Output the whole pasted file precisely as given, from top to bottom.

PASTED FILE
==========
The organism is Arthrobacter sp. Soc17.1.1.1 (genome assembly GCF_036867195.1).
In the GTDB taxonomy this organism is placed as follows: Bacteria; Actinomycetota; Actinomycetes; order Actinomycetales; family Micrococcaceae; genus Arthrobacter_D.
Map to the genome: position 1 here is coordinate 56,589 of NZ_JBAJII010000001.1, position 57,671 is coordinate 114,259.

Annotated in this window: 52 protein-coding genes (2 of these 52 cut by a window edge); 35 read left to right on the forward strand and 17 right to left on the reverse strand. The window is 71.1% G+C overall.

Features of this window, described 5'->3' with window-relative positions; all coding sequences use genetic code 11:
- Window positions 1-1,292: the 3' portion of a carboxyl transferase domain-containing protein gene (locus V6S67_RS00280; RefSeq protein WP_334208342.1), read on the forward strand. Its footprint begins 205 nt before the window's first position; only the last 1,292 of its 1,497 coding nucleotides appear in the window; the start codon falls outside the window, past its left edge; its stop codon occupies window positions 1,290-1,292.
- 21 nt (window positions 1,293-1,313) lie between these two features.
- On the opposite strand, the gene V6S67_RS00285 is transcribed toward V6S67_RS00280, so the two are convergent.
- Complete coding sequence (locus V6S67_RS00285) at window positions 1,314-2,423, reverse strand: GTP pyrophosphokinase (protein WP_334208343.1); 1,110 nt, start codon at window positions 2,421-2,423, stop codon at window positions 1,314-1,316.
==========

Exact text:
The organism is Arthrobacter sp. Soc17.1.1.1 (genome assembly GCF_036867195.1).
In the GTDB taxonomy this organism is placed as follows: Bacteria; Actinomycetota; Actinomycetes; order Actinomycetales; family Micrococcaceae; genus Arthrobacter_D.
Map to the genome: position 1 here is coordinate 56,589 of NZ_JBAJII010000001.1, position 57,671 is coordinate 114,259.

Annotated in this window: 52 protein-coding genes (2 of these 52 cut by a window edge); 35 read left to right on the forward strand and 17 right to left on the reverse strand. The window is 71.1% G+C overall.

Features of this window, described 5'->3' with window-relative positions; all coding sequences use genetic code 11:
- Window positions 1-1,292: the 3' portion of a carboxyl transferase domain-containing protein gene (locus V6S67_RS00280; RefSeq protein WP_334208342.1), read on the forward strand. Its footprint begins 205 nt before the window's first position; only the last 1,292 of its 1,497 coding nucleotides appear in the window; the start codon falls outside the window, past its left edge; its stop codon occupies window positions 1,290-1,292.
- 21 nt (window positions 1,293-1,313) lie between these two features.
- On the opposite strand, the gene V6S67_RS00285 is transcribed toward V6S67_RS00280, so the two are convergent.
- Complete coding sequence (locus V6S67_RS00285) at window positions 1,314-2,423, reverse strand: GTP pyrophosphokinase (protein WP_334208343.1); 1,110 nt, start codon at window positions 2,421-2,423, stop codon at window positions 1,314-1,316.